If you have a recurring daydream about having a labeled leaf collection composed of perfect leaves that never wilt, dry, and get crunchy, stop dreaming. You can now take one step closer to making your dream a reality. Author Allen J. Coombes (Coordinator of Scientific Collections at the Herbarium and Botanic Garden of the University of Puebla, Mexico) and editor Zsolt Debreczy (Research Director of the International Dendrological Research Institute in Boston) have created a glorious collection of leaves.
Each leaf is actual size. Leaves are arranged by family, genus, and then species. Coombes and Debreezy provide an overview of leaf morphology and teach readers how to look at leaves and how to arrange them systematically. Each entry is accompanied by a description of a leaf’s type, shape, size, and arrangement along a stem. A summary about each tree’s bark, flowers, fruit, distribution, and habitat is also included. Information about each tree’s growth pattern, observable changes in leaf appearance, ethnobotanical use, and similarity to other trees is provided as well. Of interest to plant enthusiasts and botanical illustrators in particular, is the section in which the authors arrange leaves by their position along a stem, their overall shape, the type of margin they have, and the status about their evergreen or deciduous nature. Categories in this section are labeled as “Alternate, Simple, Lobed, Deciduous” and “Opposite, Pinnately Compound, Entire Leaflets, Deciduous” and contain corresponding photographs of leaves.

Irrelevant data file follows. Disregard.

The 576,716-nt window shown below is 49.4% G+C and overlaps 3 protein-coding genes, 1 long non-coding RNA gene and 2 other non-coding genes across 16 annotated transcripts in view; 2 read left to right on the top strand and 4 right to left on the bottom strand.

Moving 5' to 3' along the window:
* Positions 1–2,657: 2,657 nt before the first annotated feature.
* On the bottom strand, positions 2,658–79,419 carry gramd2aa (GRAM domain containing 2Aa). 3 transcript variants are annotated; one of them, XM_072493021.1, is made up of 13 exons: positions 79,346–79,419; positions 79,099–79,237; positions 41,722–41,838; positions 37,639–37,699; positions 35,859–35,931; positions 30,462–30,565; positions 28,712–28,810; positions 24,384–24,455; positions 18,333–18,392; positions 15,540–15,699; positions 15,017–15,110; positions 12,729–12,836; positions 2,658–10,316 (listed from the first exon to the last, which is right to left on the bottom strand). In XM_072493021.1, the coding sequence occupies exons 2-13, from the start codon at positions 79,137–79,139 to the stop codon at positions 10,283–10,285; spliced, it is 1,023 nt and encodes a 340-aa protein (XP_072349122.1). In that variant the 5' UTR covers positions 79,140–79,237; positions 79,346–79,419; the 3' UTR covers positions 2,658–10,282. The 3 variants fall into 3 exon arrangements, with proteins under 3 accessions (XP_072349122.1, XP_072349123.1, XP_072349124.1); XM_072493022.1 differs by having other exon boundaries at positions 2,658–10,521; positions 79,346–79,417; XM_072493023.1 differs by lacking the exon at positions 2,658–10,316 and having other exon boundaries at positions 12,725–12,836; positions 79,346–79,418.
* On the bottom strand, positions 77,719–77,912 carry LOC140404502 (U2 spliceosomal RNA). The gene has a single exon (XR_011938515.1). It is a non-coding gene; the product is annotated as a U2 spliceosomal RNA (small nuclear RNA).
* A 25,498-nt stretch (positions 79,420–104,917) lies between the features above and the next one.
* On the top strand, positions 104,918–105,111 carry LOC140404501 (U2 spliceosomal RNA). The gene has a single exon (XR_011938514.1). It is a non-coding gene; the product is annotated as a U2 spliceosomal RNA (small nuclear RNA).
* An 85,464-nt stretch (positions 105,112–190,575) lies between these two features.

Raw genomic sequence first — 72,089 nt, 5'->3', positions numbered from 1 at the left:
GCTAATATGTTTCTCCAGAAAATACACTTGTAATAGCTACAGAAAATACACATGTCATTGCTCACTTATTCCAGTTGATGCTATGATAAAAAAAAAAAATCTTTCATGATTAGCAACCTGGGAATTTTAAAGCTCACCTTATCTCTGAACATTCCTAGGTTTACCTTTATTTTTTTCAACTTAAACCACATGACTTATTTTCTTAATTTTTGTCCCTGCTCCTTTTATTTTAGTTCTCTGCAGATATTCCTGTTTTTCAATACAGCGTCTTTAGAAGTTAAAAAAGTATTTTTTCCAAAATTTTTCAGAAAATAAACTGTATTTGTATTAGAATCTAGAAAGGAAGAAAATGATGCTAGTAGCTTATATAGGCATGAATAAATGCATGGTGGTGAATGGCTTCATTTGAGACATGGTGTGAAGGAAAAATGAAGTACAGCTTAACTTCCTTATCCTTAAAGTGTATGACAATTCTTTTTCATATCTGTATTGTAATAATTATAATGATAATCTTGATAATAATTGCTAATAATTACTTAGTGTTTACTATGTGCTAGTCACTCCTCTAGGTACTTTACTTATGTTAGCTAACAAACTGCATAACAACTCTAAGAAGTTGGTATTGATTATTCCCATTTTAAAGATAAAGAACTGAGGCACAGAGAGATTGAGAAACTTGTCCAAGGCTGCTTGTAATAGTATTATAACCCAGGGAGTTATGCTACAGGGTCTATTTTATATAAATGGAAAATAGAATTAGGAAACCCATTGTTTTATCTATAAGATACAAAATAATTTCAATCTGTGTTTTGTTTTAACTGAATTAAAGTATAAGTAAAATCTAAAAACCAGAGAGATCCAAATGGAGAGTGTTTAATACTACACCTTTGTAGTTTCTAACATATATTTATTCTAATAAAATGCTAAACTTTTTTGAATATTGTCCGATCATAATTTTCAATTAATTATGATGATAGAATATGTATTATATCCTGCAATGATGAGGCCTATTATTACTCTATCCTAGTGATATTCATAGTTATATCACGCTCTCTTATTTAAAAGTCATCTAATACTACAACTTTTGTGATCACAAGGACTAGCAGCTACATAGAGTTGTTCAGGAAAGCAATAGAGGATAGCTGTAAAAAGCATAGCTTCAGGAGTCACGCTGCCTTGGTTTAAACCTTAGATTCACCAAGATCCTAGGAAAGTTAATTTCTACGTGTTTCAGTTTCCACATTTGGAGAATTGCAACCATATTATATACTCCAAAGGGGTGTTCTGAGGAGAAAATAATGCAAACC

Not only is this book an informative reference, it is a great way for botanical illustrators to study venation patterns and leaf margins. One look at this book and you’ll be reaching for your 0.2 mm mechanical pencil!
The Book of Leaves is available at your local independent bookstore ($55).
Images used with permission from The University of Chicago Press